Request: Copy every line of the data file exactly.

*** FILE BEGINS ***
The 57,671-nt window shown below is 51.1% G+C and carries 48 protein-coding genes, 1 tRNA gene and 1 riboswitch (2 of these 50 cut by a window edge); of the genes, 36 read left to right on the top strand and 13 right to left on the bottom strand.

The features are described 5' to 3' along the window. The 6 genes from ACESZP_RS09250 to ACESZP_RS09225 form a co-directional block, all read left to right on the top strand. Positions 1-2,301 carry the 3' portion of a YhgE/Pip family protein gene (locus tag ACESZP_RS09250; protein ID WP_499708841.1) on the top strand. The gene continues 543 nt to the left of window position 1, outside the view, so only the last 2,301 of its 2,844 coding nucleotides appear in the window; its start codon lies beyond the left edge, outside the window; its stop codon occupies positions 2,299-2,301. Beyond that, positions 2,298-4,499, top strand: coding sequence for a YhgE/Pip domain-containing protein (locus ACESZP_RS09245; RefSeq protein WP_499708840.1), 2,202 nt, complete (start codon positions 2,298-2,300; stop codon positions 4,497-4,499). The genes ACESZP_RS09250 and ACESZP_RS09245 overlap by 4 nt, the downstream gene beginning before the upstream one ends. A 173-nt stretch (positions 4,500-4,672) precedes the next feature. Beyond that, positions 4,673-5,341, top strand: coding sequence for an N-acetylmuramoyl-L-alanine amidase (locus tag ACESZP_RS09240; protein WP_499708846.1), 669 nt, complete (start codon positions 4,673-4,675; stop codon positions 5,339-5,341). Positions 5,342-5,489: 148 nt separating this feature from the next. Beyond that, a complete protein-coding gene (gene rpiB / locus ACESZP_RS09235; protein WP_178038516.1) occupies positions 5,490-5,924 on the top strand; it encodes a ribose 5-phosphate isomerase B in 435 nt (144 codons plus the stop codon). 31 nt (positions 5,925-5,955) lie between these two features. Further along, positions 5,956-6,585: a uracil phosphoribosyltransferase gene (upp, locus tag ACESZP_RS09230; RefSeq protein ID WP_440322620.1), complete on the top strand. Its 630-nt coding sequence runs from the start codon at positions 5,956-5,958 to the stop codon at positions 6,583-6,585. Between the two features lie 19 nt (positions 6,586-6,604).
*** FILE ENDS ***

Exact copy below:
The 57,671-nt window shown below is 51.1% G+C and carries 48 protein-coding genes, 1 tRNA gene and 1 riboswitch (2 of these 50 cut by a window edge); of the genes, 36 read left to right on the top strand and 13 right to left on the bottom strand.

The features are described 5' to 3' along the window. The 6 genes from ACESZP_RS09250 to ACESZP_RS09225 form a co-directional block, all read left to right on the top strand. Positions 1-2,301 carry the 3' portion of a YhgE/Pip family protein gene (locus tag ACESZP_RS09250; protein ID WP_499708841.1) on the top strand. The gene continues 543 nt to the left of window position 1, outside the view, so only the last 2,301 of its 2,844 coding nucleotides appear in the window; its start codon lies beyond the left edge, outside the window; its stop codon occupies positions 2,299-2,301. Beyond that, positions 2,298-4,499, top strand: coding sequence for a YhgE/Pip domain-containing protein (locus ACESZP_RS09245; RefSeq protein WP_499708840.1), 2,202 nt, complete (start codon positions 2,298-2,300; stop codon positions 4,497-4,499). The genes ACESZP_RS09250 and ACESZP_RS09245 overlap by 4 nt, the downstream gene beginning before the upstream one ends. A 173-nt stretch (positions 4,500-4,672) precedes the next feature. Beyond that, positions 4,673-5,341, top strand: coding sequence for an N-acetylmuramoyl-L-alanine amidase (locus tag ACESZP_RS09240; protein WP_499708846.1), 669 nt, complete (start codon positions 4,673-4,675; stop codon positions 5,339-5,341). Positions 5,342-5,489: 148 nt separating this feature from the next. Beyond that, a complete protein-coding gene (gene rpiB / locus ACESZP_RS09235; protein WP_178038516.1) occupies positions 5,490-5,924 on the top strand; it encodes a ribose 5-phosphate isomerase B in 435 nt (144 codons plus the stop codon). 31 nt (positions 5,925-5,955) lie between these two features. Further along, positions 5,956-6,585: a uracil phosphoribosyltransferase gene (upp, locus tag ACESZP_RS09230; RefSeq protein ID WP_440322620.1), complete on the top strand. Its 630-nt coding sequence runs from the start codon at positions 5,956-5,958 to the stop codon at positions 6,583-6,585. Between the two features lie 19 nt (positions 6,586-6,604).